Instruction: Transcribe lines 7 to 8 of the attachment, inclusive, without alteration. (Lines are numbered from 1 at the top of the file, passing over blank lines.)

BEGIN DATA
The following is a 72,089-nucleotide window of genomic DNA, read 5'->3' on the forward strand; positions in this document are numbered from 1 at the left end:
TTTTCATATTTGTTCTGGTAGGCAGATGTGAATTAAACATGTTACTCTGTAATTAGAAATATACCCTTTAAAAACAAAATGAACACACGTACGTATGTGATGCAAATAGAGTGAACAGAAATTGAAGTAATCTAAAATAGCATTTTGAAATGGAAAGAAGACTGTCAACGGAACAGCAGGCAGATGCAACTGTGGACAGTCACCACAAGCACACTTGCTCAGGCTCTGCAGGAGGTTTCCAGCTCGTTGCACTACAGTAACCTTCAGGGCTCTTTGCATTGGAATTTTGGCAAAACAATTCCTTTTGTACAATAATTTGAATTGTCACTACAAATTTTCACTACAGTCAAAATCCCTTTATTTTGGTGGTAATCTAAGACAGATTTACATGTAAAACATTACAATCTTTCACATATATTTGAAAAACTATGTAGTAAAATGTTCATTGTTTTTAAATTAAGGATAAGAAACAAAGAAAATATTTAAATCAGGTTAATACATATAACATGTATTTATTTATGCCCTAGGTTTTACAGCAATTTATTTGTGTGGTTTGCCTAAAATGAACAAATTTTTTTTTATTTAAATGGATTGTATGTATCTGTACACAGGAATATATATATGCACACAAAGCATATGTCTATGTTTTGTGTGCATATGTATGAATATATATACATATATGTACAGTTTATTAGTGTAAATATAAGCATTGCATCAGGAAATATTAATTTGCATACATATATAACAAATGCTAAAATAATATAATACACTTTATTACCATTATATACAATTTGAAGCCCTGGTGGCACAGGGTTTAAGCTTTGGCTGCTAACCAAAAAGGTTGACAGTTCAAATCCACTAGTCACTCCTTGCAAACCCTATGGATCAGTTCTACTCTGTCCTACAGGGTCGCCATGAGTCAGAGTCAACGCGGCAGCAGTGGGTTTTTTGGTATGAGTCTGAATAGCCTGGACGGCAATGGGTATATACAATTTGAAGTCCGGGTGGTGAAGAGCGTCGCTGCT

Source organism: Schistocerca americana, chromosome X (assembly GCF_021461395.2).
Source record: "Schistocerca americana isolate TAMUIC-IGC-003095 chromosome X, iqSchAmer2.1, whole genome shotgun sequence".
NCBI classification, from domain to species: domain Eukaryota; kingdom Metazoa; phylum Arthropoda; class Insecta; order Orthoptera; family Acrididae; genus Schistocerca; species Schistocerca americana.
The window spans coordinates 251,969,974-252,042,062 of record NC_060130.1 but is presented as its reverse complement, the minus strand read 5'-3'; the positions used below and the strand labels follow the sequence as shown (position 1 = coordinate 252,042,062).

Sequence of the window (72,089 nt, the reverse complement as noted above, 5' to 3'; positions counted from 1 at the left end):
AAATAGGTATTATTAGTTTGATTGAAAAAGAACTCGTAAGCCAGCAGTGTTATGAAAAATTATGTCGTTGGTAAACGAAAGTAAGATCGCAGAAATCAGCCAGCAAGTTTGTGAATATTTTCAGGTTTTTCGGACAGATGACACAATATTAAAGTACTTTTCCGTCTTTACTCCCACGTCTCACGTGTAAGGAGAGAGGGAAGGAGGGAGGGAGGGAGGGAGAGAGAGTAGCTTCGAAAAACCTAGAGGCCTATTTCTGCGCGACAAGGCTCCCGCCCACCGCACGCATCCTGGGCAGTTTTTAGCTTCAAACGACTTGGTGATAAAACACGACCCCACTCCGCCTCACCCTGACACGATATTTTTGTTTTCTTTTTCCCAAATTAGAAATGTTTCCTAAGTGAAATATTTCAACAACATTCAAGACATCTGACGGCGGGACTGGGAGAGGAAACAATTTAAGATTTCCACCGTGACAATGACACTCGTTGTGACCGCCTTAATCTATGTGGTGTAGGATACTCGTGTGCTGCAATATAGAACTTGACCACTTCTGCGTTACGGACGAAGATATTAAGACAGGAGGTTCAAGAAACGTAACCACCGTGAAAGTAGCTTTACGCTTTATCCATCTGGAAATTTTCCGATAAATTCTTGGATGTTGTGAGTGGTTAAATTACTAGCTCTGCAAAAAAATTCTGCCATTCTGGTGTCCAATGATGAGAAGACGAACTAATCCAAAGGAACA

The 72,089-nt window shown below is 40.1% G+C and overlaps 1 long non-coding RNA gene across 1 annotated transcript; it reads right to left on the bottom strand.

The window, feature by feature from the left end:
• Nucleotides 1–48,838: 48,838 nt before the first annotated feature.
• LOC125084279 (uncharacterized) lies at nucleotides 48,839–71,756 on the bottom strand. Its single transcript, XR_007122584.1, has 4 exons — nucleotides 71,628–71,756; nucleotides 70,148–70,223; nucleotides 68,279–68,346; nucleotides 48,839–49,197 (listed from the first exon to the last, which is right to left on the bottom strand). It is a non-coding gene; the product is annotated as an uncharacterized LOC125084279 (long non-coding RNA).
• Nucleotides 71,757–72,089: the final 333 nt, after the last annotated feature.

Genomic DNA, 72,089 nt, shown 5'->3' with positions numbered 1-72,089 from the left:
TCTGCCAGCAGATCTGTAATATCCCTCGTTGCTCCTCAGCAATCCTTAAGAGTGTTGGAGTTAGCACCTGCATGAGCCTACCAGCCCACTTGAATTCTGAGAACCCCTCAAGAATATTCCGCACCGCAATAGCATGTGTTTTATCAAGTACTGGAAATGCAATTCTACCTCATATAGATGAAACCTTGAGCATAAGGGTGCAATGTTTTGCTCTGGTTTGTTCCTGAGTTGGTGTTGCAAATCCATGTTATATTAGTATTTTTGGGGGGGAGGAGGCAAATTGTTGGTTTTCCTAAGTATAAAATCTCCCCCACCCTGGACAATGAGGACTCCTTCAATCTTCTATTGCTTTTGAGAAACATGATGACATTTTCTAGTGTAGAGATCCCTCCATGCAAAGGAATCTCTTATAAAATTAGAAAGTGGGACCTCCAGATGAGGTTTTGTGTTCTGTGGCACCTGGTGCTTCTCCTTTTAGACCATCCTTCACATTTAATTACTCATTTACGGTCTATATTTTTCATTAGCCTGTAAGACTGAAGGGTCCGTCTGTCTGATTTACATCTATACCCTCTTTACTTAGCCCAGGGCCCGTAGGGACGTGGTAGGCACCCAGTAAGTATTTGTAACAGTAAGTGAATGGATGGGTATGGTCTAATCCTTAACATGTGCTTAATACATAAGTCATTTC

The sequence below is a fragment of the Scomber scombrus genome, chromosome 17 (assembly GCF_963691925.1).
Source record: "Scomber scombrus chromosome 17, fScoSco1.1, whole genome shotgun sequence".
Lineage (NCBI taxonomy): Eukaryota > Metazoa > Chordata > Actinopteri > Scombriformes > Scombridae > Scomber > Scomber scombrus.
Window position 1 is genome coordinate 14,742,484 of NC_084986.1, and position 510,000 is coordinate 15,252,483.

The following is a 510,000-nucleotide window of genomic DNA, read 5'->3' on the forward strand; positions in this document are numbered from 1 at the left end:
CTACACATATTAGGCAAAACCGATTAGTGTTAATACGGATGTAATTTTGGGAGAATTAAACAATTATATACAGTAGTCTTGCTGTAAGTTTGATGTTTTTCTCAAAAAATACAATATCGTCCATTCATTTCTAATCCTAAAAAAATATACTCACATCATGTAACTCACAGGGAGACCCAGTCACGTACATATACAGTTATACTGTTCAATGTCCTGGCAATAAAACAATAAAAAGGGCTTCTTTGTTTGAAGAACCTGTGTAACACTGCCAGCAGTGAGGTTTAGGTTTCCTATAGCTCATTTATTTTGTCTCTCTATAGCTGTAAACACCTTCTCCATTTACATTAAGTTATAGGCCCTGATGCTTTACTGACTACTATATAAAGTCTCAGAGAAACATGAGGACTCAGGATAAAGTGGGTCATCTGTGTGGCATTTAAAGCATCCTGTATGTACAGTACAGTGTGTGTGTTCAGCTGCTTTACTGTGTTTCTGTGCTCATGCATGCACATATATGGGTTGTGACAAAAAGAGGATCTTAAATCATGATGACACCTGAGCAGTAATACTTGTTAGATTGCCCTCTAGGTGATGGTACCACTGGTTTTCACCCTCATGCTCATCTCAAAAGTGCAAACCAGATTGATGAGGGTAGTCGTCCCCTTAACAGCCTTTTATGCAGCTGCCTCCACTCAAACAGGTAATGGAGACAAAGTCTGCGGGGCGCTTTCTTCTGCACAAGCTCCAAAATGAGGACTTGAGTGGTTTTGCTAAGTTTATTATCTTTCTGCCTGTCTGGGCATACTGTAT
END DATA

Sequence of the window (72,089 nt, the reverse complement as noted above, 5' to 3'; positions counted from 1 at the left end):
AAATAGGTATTATTAGTTTGATTGAAAAAGAACTCGTAAGCCAGCAGTGTTATGAAAAATTATGTCGTTGGTAAACGAAAGTAAGATCGCAGAAATCAGCCAGCAAGTTTGTGAATATTTTCAGGTTTTTCGGACAGATGACACAATATTAAAGTACTTTTCCGTCTTTACTCCCACGTCTCACGTGTAAGGAGAGAGGGAAGGAGGGAGGGAGGGAGGGAGAGAGAGTAGCTTCGAAAAACCTAGAGGCCTATTTCTGCGCGACAAGGCTCCCGCCCACCGCACGCATCCTGGGCAGTTTTTAGCTTCAAACGACTTGGTGATAAAACACGACCCCACTCCGCCTCACCCTGACACGATATTTTTGTTTTCTTTTTCCCAAATTAGAAATGTTTCCTAAGTGAAATATTTCAACAACATTCAAGACATCTGACGGCGGGACTGGGAGAGGAAACAATTTAAGATTTCCACCGTGACAATGACACTCGTTGTGACCGCCTTAATCTATGTGGTGTAGGATACTCGTGTGCTGCAATATAGAACTTGACCACTTCTGCGTTACGGACGAAGATATTAAGACAGGAGGTTCAAGAAACGTAACCACCGTGAAAGTAGCTTTACGCTTTATCCATCTGGAAATTTTCCGATAAATTCTTGGATGTTGTGAGTGGTTAAATTACTAGCTCTGCAAAAAAATTCTGCCATTCTGGTGTCCAATGATGAGAAGACGAACTAATCCAAAGGAACA